Periods of Production
Southeast Asian ceramics have been produced in the region since prehistoric days. Together with the National University of Singapore Press, the Southeast Asian Ceramic Society has already published a book on these early earthenwares.
This text in the following pages shows the beginning of local, regional production that coincides with two things:
1. The establishment of the great Southeast Asian civilisations such as Angkor, and hence the historic nature of these ceramics; and
2. The beginning of Southeast Asian mass production, and eventually regional trade.
Much remains to be done in terms of archaeology and research in the other areas, but the Southeast Asian Ceramic Society plans to include, in the future, pages from insular Southeast Asia and China, as well as a page on Shipwrecks.
As for Laos, there is not enough research done in that area to warrant a section by itself. But we hope with this E-Museum, we may attract interest for studies in this field.
BCE and CE: Before Common Era and Common Era correspond to the numbering system using the Before Christ/Anno Domini (BC/AD) notation, but avoids any religious connotation
100 BCE – Oldest known export ceramics come to Southeast Asia
Ceramics provide the earliest evidence for trade between Southeast Asia and its neighbours, India and China.
During the transitional period between prehistoric to historic times (around the first few centuries before and after our era), important types of pottery were made in India which archaeologists call Fine Wares. One of the best-known types is the Northern Black Polished Ware. Samples of this have been found at Khao Sam Kaeo, on the isthmus of the Thai-Malay peninsula (Bouvet 2006).
Fragments of Western Han unfired clay sealings were found in Go Cam, southeast of Hoi An, Vietnam, indicating contact with the Chinese to the North.
|Photo from: Mariko Yamagata in Nguyen, Glover and Yamagata 2006: fig. 21.7)Sources: Nguyen, Glover and Yamagata 2006: 216-231; Miksic 2009: 72|
1 CE to 200 CE – Romano-Indian Rouletted Ware from India comes to Southeast Asia
Another type of earthenware made in southern India in the 1st and 2nd centuries is known as Romano-Indian Rouletted Ware because it was made in India by craftsmen imitating the Roman decorative technique of rouletting. It has been found at Chansen, central Thailand; at Khao Sam Kaeo; at the southern tip of Vietnam where lay the kingdom known to the Chinese as Funan; further north in coastal Vietnam at Tra Kieu near Danang;and can be found as far east as Bali (Bouvet 2006: 366 and sources cited there).
|These two fragments of Indian rouletted ware were found at the Batu Jaya temple complex, east of Jakarta in northwest Java, Indonesia.(Photo from: P-Y Manguin in Manguin & Indrajaya 2006: fig. 23.12)
However, like the Northern Black Polished Ware from India and the Han ceramics from China,none of these three wares were major trade commodities.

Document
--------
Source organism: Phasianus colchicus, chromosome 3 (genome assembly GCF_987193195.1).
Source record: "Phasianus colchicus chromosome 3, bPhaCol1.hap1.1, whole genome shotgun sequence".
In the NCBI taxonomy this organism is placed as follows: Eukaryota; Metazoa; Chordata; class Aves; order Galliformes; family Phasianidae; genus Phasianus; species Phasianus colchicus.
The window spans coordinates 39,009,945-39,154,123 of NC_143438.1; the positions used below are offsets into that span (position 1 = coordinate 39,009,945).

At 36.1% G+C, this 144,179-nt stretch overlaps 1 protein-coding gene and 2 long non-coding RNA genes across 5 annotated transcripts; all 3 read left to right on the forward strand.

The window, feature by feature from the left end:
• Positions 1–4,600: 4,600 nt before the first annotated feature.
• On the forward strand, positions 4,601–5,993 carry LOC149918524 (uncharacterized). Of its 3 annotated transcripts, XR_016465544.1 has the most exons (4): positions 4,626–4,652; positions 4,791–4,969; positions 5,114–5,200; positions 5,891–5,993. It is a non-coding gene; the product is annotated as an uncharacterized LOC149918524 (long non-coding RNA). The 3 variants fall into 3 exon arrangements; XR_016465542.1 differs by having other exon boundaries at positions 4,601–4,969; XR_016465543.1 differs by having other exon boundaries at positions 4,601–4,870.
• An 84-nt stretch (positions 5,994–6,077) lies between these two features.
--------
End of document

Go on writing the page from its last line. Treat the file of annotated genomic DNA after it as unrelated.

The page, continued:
As indicators of trade links, however, they are valuable; they are one of the few types of evidence which can survive burial in the ground for thousands of years.
Sources: Manguin & Indrajaya 2006: 245-257; Miksic 2009: 72
802 CE – Traditional founding date of Angkor Wat, Cambodia
|The foundation date of the civilisation of Angkor is taken from inscriptions found at the site.|
880 CE – Green-glazed ceramics at Roluos
Roluos was a temple complex and probably a royal capital for most of the 9th century, before major construction began at Angkor (Cambodia). It was originally known as Hariharalaya, “Place of Siva and Vishnu”, a royal capital which predated Angkor. There, archaeologists found glazed tiles, bowls and small bottles. (Miksic 2009: 51, 54)
|This 11th-century specimen is an obus-shaped finial, placed on the roof ridge of structures, with a watery green glaze. Other examples are visible in the Bayon reliefs at Angkor, built from the 12th-13th centuries.
H: 22 cm, D: 9.3 cmNUS Museum S2003-0003-259-0
880 CE -Khmer glazed ceramics made during the reign of Indravarman or Yasovarman
Cambodia was the first Southeast Asian country in which kilns producing glazed pottery were discovered. This was in an area about 40km to the north-east of Angkor, on the hills of Phnom Kulen.
“The Khmers were the first people other than the Chinese to master the technique of producing pottery fired at a temperature hot enough to melt the surfaces of the clay particles, a process known as sintering. As a result of this technical feat, the Khmer could produce stoneware, literally as hard as stone. This type of ceramic is not only hard; it also is much less porous than low-fired earthenware. The surface of stoneware can be made even more impervious by coating it with glaze, literally a form of glass, with almost unlimited aesthetic and hygienic possibilities.” (Miksic 2009: 50)